After spending a week in the modern crossroads between Islam and Christianity, I reflect upon the literally endless conflict based on religion or ideology that continues to wrack the world. Like our own country, Turkey is such a fantastic example of how differing ideologies can co-exist peacefully, but often clash. East and West, Islam/Christianity/Judaism, traditional and progressive, old and new.
Peaceful coexistence fails when we focus on differences that separate, not differences that enrich, oftten in the presence of much commonality. Such divisions are further reinforced by both small and large quarrels and insults, ancient and recent, real or perceived. Most of us feel helpless to improve even a small part of it.
But are we? Are we really as powerless as we feel?
I have written in several blogs* about how we create our own reality. If we believe we are powerless, we become powerless. If we believe we are impactful, we can create change.
If anyone embodies this simple belief in creating change, it is Ronny Edry. Ronny Edry believed, with a small gesture, he could spread love to the people that he was raised to believe were the enemy. Edry is an Israeli Jew who also happens to be a graphic designer. He created a poster saying “Israel loves Iran” and posted it on Facebook. The image went viral and it spawned thousands of similar images from other Israelis. Soon, images saying “Iran loves Israel” were appearing all over the internet posted by Iranians, followed by citizens from around the world showing their love for their so-called enemies. People across warring boundaries started communicating and becoming, yes, friends. Then, remarkably, they started visiting their new friends in “enemy territory.” Ronny Edry envisioned love and created it with a single image.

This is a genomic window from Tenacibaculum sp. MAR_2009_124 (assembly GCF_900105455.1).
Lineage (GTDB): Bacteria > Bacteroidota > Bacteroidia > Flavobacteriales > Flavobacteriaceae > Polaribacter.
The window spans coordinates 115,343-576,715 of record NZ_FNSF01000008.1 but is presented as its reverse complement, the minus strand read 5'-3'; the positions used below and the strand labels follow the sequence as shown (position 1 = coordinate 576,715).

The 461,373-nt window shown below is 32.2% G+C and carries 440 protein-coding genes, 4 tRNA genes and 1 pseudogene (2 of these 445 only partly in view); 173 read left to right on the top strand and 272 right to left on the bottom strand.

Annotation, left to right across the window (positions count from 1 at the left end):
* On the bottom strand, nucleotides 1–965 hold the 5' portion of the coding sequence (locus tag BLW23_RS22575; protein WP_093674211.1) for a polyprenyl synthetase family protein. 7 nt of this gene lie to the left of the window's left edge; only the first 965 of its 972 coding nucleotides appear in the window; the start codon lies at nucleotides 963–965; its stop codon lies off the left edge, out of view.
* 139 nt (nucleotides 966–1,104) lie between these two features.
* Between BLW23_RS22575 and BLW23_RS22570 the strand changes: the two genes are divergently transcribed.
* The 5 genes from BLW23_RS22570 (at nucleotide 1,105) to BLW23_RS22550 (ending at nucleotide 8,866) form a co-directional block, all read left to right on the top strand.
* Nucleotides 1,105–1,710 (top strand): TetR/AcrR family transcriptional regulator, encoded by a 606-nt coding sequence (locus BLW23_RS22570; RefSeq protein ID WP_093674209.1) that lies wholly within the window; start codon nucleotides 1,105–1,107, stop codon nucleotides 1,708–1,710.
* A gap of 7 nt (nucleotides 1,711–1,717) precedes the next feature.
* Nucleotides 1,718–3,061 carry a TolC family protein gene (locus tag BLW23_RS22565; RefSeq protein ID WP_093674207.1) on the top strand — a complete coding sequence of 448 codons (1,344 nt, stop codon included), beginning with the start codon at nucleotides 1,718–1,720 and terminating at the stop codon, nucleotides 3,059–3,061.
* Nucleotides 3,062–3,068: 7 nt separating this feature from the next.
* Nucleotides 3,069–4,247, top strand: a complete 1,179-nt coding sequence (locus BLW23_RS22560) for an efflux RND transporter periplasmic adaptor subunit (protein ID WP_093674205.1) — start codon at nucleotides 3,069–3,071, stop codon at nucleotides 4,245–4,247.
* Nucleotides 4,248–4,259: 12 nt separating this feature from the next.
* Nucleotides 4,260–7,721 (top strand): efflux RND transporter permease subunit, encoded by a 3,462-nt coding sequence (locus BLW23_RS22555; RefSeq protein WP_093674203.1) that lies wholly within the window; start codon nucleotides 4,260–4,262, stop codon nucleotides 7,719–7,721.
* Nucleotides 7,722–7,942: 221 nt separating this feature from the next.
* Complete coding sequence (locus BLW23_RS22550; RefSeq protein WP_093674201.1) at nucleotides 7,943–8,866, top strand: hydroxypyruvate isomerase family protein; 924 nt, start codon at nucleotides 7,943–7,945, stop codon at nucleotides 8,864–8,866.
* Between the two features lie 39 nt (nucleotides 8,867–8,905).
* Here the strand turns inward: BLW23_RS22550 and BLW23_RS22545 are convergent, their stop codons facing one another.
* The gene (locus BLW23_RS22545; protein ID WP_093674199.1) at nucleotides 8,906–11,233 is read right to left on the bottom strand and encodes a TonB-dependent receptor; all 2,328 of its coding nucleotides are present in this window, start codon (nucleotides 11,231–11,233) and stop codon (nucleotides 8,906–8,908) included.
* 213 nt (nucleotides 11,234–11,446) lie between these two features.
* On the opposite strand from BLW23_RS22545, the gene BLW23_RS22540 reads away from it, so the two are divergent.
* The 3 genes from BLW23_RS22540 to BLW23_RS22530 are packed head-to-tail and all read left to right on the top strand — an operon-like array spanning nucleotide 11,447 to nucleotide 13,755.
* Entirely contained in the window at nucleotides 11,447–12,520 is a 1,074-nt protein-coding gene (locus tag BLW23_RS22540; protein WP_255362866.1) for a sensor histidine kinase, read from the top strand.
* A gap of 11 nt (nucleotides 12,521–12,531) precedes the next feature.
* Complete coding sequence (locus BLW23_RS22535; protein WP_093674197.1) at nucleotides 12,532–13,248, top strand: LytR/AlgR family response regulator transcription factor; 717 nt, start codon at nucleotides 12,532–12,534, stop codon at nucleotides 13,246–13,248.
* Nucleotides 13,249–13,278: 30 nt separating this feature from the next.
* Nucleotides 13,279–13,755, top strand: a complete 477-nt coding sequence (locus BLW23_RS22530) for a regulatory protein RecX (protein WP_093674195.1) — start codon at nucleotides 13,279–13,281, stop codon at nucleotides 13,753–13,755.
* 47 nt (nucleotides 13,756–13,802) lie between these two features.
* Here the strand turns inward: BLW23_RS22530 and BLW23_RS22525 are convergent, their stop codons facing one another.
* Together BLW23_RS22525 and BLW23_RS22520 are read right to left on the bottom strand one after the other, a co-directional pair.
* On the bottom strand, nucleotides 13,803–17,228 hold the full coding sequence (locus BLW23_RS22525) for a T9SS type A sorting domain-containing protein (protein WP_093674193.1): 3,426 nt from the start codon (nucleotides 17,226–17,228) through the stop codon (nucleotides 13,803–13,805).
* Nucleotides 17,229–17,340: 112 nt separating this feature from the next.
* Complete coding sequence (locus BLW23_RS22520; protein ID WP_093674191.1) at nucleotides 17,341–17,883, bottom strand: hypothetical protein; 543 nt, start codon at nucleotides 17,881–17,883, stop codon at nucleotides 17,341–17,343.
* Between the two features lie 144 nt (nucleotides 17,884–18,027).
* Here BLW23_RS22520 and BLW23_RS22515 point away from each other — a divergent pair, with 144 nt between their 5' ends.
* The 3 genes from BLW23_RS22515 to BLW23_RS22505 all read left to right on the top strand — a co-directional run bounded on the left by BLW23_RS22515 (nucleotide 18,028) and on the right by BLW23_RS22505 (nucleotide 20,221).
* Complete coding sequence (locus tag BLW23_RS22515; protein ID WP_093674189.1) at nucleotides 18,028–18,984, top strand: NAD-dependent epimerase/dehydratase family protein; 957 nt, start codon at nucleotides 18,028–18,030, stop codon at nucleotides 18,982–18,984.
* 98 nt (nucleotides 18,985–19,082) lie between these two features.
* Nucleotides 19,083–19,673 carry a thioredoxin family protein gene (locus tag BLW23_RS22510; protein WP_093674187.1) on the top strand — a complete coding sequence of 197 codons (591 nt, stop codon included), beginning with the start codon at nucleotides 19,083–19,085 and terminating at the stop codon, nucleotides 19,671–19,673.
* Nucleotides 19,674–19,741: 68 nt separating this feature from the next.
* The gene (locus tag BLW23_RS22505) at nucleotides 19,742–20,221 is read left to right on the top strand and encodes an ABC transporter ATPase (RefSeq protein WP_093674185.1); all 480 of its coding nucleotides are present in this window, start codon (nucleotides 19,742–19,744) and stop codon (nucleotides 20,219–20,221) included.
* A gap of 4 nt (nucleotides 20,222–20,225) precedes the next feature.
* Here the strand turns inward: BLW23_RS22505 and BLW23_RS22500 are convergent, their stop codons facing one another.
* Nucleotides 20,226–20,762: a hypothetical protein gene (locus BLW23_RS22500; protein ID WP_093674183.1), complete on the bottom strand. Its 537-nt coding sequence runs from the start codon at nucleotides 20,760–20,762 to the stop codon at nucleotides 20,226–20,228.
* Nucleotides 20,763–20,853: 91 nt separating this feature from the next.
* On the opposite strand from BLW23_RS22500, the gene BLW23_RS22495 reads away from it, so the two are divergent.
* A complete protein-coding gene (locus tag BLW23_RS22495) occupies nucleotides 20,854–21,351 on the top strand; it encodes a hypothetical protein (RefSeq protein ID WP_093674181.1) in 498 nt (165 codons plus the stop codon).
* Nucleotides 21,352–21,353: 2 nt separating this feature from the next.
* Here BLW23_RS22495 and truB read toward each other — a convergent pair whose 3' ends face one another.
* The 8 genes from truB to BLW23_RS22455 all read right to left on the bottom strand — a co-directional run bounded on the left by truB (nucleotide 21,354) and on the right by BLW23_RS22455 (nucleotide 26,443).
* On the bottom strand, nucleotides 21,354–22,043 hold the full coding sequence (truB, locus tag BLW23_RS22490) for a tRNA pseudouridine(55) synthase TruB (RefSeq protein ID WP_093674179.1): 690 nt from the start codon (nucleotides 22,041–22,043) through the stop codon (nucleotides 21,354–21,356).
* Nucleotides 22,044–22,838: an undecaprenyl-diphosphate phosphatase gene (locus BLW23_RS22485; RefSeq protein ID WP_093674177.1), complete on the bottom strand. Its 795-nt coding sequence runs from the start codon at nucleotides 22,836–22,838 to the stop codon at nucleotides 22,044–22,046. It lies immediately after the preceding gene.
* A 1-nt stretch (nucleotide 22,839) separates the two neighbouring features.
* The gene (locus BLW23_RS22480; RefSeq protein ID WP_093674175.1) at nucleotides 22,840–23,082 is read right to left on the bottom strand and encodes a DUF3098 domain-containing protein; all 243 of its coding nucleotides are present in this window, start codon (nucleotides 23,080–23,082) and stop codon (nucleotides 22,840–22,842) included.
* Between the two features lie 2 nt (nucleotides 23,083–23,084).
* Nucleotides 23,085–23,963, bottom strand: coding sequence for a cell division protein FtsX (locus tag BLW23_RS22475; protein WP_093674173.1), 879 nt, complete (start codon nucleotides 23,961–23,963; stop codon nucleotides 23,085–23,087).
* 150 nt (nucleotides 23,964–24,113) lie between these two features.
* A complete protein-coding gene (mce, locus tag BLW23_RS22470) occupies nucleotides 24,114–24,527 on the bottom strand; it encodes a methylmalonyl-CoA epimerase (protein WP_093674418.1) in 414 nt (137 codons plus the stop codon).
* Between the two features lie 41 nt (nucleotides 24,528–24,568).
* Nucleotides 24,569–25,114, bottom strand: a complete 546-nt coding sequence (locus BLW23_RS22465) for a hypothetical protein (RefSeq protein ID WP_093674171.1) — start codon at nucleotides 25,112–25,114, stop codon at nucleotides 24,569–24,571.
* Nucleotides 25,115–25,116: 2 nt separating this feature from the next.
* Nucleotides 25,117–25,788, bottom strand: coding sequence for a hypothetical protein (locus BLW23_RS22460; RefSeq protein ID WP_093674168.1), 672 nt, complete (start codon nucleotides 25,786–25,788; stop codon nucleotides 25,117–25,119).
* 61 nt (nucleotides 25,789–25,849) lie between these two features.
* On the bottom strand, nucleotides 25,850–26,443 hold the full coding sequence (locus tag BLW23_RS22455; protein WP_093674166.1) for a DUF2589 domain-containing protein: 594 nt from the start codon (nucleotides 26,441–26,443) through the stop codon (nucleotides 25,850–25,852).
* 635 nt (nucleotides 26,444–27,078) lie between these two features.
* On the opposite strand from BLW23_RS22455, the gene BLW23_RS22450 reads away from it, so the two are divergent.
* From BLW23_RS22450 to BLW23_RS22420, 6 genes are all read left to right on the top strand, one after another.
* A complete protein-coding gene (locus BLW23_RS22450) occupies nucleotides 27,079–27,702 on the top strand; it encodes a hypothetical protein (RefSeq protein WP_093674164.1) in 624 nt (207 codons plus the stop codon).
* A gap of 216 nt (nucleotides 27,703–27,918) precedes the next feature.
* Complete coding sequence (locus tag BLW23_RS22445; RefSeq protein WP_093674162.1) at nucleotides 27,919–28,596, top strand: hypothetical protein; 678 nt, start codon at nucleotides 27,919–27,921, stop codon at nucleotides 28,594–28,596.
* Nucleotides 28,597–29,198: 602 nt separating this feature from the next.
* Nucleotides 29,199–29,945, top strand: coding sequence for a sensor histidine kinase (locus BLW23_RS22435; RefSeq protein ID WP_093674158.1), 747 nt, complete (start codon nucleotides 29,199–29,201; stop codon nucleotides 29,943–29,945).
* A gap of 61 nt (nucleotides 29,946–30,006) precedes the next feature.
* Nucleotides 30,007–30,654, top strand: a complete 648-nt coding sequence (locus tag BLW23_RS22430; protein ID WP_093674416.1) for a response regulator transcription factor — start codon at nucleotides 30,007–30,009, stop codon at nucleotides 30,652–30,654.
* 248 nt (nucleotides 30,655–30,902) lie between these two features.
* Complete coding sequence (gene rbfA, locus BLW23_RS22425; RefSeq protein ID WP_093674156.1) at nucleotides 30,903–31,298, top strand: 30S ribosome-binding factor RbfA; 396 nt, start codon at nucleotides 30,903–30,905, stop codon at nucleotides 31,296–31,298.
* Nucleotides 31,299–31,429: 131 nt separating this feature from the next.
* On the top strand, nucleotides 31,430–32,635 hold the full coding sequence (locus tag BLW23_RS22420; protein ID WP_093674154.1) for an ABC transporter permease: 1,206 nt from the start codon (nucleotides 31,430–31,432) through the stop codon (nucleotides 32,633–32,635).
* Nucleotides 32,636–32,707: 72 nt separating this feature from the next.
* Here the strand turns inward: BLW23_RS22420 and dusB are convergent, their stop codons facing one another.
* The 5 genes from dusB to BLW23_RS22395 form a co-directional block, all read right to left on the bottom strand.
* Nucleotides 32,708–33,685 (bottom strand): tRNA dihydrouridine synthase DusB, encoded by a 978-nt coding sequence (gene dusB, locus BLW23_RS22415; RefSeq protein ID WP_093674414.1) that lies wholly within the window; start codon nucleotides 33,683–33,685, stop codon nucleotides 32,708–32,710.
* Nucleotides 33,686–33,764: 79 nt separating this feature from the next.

Ronny Edry believed a single act of love can make a difference. We all have the capacity to believe in and create random, and not so random, acts of love, kindness, compassion and forgiveness. We all have the potential to make a difference and change our corner of the world. It starts with believing we have the power. And we do.